Growing Up?

May 18, 2008
When I was six years old, I told my neighbor, Jessica, that I was a witch. Now, as untrue as the statement was, I was not in jest; I actually had proof of my magical prowess to corroborate my rather weighty claim. Tossing a haughty look back at Jessica, whose dainty, four-year-old mouth was agape with disbelief, I clambered up the smooth, slate stones of a rock wall that my mother had built to separate the two levels of her garden, righted myself to a standing position, and jumped.

Landing about a nanosecond afterwards, I smiled smugly at Jessica. “See? I can fly!” Jessica’s eyes were so wide with awe that I could almost see my reflection in her pupils. I mean, she had just seen her friend soar through the sky from the daunting height of three feet! I knew then that I had Jessica completely convinced of my supernatural capabilities. Later, when I demanded that Jessica fetch some of those scrumptious fudgescicles that her mother always bought but mine claimed would rot my teeth, she of course complied, fearing what I would do to her if she didn’t. I was in control.

However, by the time I reached sixth grade, I had either lost my persuasive skills or all of my friends had become alarmingly skeptical and jaded, unwilling to return to their naïveté. In any case, no one wanted to pretend there was a vampire lair behind the locked door by the lunchroom (it was too mysterious to be a mere supply closet!), and it was really no fun to pretend by myself. I was lonely, so I was forced to adapt to the changing interests of my peers and thus absorbed myself with Seventeen Magazine, Bon Bons brand nail polish, and the ever elusive opposite sex. Still, I felt as though I were missing a part of myself that could never again be regained.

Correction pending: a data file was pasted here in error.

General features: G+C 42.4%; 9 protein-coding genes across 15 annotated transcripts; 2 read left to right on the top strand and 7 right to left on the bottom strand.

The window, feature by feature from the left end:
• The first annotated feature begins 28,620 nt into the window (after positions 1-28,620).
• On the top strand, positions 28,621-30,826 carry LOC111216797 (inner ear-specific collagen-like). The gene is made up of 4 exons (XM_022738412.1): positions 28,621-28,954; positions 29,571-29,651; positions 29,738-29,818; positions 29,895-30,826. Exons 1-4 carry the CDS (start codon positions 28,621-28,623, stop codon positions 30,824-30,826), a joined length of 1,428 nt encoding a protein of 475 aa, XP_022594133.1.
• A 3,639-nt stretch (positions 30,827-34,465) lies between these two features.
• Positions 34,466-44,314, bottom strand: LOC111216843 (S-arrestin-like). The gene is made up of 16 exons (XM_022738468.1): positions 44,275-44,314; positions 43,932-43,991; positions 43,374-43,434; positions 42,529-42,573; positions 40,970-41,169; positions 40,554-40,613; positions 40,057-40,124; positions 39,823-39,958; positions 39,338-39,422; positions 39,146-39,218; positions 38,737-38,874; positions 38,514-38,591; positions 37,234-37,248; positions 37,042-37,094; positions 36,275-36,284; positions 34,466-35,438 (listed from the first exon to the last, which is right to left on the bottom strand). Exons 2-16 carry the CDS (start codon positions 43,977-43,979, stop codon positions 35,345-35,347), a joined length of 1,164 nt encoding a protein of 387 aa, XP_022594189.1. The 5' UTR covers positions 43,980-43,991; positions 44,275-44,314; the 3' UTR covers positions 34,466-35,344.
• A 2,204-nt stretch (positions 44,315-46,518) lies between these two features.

At a certain point in life, I think everyone finds it impossible to return to Neverland or to cross the bridge to Terabithia because in essence, we all “grow up.” But I wonder: why are we so eager to mature, to leave behind our childhood ideals, notions, and aspirations? If we are “boats against the current, borne back ceaselessly into the past,” as F. Scott Fitzgerald claims at the end of The Great Gatsby, why do we try so hard to ignore our past values?

Society. At age 11, about the time of sixth grade, I think people begin to comprehend the influence of society, and consequently begin to tailor their lives to agree with the majority. My friends definitely did as such, and I did too when I realized that if I did not change, I would be miserable, hunting for vampires all alone. I suppose concurrence with society is not necessarily a terrible thing; after all, my ulterior motives in telling Jessica I was a witch were somewhat ignoble. And I suppose it is almost Darwinian to conform, for how can survival of the fittest work if there is no standard by which to measure the “fittest”? Even so, I think altering myself to “fit in” was perhaps the worst choice I ever made in my life. As I repressed my imagination, I slowly lost myself, the self I had been so sure of as a six year old.
This isn’t a success story—I didn’t lose my sense of self only to rediscover it once again in a grandiose fashion. Perhaps futilely, I am still trying to find myself. But really, that’s the least we can do. We can all just try.

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